We further elaborate on the concepts of price elasticity by looking at the upper and lower limits of this scale. For this, we need to understand the following concepts. a Perfectly price elastic demand, b Perfectly price inelastic demand and c Unitary price elastic demand. Perfectly price elastic demand. A purely theoretical concept and extreme case of elastic demand where any change in price would lead to quantity demanded to fall to zero i.e it can sell at only one price. This concept is important because it provides the upper limit i.e negative infinity. Suppose there is an increase in ticket prices by 25 but since the demand falls to zero the price elasticity of demand, in this case, will be as follows PED 25. Perfectly price inelastic demand. This concept is exactly the stark opposite of the abovementioned concept. In this case, there is no change in the quantity demanded regardless of the change in price. The consumers are not hampered by any price change and will continue to buy exactly the same good or services. Since this again is an extreme case it provides us with the lower limit i.e zero. This is possible for habit forming goods as consumers will buy the goods regardless of changes in price. Taking the above example of an increase in ticket prices by 25 the price elasticity of demand, in this case, will be as follows PED 0 25 Unitary price elastic demand. The final concept wherein relative change in price is exactly matched by the same relative change in quantity demanded i.e considering the above example there would be a reduction in quantity demanded by 25 and price elasticity will be as follows PED 25 25.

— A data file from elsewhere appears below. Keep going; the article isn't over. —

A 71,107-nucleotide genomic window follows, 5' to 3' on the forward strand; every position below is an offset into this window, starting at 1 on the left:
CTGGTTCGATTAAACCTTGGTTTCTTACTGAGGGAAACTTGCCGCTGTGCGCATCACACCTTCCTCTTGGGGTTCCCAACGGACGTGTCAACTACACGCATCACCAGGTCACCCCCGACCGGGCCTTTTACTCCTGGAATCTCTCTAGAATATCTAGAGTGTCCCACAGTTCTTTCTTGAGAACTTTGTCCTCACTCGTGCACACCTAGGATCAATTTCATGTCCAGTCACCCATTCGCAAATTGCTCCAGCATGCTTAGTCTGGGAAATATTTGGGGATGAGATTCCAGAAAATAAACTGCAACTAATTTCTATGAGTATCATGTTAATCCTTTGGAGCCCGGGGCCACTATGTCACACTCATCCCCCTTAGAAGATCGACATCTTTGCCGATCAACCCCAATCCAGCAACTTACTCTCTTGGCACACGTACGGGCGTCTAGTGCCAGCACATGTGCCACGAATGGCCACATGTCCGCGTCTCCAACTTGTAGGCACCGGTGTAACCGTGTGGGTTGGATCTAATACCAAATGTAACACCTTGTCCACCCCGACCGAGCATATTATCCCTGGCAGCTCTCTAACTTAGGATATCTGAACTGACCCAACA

1 To summarize the above concepts price elasticity is measured on a quantitative scale with values ranging from zero to negative infinity thereby dividing elasticity values into inelastic demand, unitary elastic, and elastic demand. The following diagram put a light on this scale and the derived elasticity values. Since our core focus for this whole exercise is price sensitivity of consumers we look at factors affecting the same i.e determinants of price elasticity of demand. There is a slight overlap between these factors and determinants of demand however the most important factor here is the change in price. These are the factors which determine the price sensitivity of the consumers. a Substitutes number and closeness of alternative modes of transport. b Disposable income proportion spent on mode of travel and c Time Substitutes number and closeness of alternative modes of transport. The availability of a higher number of alternative modes of transport and the proximity of such alternate modes of transport which cater to meeting the same basic travel need, leads to higher price elasticity. If a particular transport service increases its price then consumers are more likely to opt for an alternative mode of transport. if it is readily available. However if there is only one service available which caters to that particular travel need then consumers may opt to pay a higher fare in case there is any rise or cancel the journey altogether. Disposable income proportion spent on mode of travel. There is a higher price elasticity of demand when consumers spend a higher amount of their disposable income income after tax has been paid on the mode of travel. A considerable proportion of an individual’s disposable income is spent on transport because in a market based economy most people need to earn an income and therefore transport costs are unavoidable. We have also referred to this earlier in stating the development of travel demand i.e derived demand. Time Passengers may use a public transport service in the short term however they may change their behavioral patterns over a period of time. People may decide to change the way they travel by buying an automobile or utilize a newly launched competing service. Journeys such as going to work on time in the main part of city have to be made regardless of the price whereas leisure trips to the countryside have a higher degree of flexibility and are therefore more elastic.